• have simple, accessible tools to
    • clear the mind
    • understand and accept aches, pains, etc.

There’s a lot that goes into being alive. But much of it’s basic stuff that starts here. It also only takes a little time each day to do the little things that keep us balanced. You already brush your teeth and comb your hair, don’t you? Do some of the things I’m suggesting to feel balance.

2. Keep it simple

Is life a choice between professional ambitions or family and personal responsibilities. I get it. But I also feel that to be or to be successful is NOT the question. Being a good human is. We’re multitasking anyway. So let’s do it all. Baseball great Ernie Banks once said, “What a great day for a game. Let’s play two.” Let’s start with the body.

  • listen to the body
  • take time during the day to care for it
  • try little things like
    • stretching
    • standing up occasionally
    • take short walks, even in the house
    • breathing exercises
  • treat yourself like a priority

Try this if you work at a PC

Are your eyes getting tired staring at the monitor? Give them a break.

  • anticipate, be proactive
  • look away for 5 minutes
  • soothe them with warmth, darkness (“cup” them by putting your hands over)
  • close them (move them up, down and gently to the sides)
  • massage them gently (use your fingertips to explore around the orbital bone)
  • feel the sensations

Are your back, knees and hips tight from sitting too long? Move them.

  • stand occasionally
  • stretch in your chair
  • alternate between your desk chair and a fit ball
  • rotate the knees, hips and back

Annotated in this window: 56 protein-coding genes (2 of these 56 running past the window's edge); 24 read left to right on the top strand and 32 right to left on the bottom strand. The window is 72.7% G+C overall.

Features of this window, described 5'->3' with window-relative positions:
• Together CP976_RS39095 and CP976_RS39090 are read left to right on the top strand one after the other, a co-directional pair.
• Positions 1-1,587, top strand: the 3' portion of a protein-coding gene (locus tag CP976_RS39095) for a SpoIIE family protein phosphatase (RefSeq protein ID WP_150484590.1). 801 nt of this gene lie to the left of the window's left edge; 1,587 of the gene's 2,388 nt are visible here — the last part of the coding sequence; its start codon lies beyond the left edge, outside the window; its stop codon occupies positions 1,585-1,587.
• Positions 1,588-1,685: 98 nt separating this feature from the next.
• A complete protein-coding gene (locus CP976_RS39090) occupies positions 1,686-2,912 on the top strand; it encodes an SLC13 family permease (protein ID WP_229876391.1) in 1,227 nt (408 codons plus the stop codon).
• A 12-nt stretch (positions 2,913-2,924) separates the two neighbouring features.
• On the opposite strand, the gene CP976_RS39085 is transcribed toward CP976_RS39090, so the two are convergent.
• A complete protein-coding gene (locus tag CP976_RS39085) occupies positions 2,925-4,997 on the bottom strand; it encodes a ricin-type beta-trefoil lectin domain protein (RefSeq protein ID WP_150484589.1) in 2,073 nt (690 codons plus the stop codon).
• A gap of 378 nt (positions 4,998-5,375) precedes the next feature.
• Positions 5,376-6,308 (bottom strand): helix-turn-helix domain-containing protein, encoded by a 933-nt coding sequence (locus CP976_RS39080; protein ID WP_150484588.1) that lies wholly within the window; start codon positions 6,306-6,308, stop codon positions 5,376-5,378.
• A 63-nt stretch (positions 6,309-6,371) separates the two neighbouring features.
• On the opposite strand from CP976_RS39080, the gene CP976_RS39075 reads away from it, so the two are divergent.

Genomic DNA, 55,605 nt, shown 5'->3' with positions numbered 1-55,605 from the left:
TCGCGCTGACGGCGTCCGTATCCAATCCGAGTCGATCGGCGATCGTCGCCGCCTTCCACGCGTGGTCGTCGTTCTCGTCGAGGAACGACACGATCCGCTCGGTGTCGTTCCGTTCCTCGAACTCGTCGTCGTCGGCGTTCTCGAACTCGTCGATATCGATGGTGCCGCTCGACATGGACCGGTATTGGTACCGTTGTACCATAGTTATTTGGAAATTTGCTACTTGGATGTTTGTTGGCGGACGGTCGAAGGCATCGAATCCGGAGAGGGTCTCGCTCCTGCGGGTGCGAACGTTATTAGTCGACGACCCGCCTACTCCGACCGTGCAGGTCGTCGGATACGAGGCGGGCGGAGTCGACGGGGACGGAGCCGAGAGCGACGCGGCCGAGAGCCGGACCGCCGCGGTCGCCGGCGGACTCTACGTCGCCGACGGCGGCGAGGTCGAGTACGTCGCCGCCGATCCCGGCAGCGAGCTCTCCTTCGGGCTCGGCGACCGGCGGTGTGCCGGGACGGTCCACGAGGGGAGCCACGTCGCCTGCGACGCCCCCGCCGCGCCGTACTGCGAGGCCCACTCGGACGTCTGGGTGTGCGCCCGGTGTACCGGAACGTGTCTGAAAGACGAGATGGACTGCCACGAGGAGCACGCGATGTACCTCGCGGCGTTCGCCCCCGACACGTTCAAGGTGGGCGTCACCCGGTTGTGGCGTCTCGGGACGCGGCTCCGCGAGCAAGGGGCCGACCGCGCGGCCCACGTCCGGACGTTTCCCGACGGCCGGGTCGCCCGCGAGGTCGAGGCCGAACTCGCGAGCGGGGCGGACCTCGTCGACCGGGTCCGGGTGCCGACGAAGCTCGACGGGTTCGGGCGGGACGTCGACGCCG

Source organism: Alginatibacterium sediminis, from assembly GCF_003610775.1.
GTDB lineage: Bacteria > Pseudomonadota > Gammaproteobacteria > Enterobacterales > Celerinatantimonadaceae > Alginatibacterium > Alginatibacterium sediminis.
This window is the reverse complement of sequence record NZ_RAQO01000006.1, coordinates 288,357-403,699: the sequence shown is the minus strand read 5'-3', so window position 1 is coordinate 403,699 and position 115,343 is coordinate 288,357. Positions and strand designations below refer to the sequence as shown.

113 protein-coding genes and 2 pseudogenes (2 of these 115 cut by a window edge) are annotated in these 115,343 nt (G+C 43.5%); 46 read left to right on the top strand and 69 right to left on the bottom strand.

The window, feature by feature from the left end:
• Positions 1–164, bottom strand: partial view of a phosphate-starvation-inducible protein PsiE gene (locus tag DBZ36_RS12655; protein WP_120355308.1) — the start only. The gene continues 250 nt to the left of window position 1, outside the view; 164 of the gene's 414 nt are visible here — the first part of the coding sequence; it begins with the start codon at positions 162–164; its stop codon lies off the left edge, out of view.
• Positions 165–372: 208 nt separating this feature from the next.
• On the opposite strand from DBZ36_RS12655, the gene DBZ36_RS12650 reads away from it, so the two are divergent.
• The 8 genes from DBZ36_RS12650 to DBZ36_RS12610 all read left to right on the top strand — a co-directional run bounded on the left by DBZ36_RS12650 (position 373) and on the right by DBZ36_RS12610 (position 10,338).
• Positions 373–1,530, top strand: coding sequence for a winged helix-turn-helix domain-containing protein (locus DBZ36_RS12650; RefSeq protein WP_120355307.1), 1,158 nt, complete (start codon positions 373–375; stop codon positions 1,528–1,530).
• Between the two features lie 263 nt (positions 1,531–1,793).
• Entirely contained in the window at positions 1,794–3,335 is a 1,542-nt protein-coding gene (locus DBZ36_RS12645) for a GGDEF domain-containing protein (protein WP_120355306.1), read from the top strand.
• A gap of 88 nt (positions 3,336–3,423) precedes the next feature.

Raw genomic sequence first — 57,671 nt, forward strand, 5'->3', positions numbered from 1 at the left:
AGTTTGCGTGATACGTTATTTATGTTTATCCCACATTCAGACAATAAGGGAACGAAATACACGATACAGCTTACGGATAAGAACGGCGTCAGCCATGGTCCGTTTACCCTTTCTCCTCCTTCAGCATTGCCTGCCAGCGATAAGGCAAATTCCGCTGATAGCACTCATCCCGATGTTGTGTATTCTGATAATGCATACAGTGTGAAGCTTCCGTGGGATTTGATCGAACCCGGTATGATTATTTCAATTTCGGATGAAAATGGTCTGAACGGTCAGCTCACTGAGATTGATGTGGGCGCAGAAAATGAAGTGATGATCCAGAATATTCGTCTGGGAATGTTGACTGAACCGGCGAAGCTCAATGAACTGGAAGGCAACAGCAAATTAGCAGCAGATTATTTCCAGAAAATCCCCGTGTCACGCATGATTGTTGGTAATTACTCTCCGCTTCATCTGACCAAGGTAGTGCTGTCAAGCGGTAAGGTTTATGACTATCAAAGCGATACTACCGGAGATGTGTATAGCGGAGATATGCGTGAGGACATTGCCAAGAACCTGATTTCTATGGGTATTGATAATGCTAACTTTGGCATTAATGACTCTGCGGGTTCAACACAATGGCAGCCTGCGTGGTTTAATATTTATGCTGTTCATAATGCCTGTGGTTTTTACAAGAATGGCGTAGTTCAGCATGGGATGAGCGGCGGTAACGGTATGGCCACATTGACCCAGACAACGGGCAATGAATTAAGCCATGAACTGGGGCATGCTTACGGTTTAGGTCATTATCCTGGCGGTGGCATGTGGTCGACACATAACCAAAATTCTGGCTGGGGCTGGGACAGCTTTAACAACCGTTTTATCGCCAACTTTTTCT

The list is endless of things we can do to create harmony and balance. Contact me and we can talk about a bunch more. But it all starts with creating balance and harmony in the body. When we are fit enough to listen to and care for this body, we can do so much more for others; and we’re better at it then.

Mapping out new territory

Family and societal expectations are changing who we are and how we live. There is the pandemic and people are being challenged in new ways

  • blended families stretch resources
  • caring for ageing parents becomes heartbreaking
  • choosing between ourselves or our loved ones is an impossible dilemma

But there is opportunity in hardship. If we live close enough and are teleworking already, we may be able to bring Dad to his doctor’s appointment AND our work too. (Please tell me in the comments section below if anyone else is on their laptop in the doctor’s waiting room.)

But are we different now? Was life simpler in the past?

Life DOES SEEM more complicated because of what’s happening in our world and how the world of work is organized these days. But maybe it’s also because we have been so blessed, have received so much and now have so much more that needs to be

  • expressed
  • explored
  • cared for

to feel happy. It makes me think of my father. What worked for him and his generation? Or those just after?

man in a bucket truck with a yellow hard hat working on an electric line

Being what you do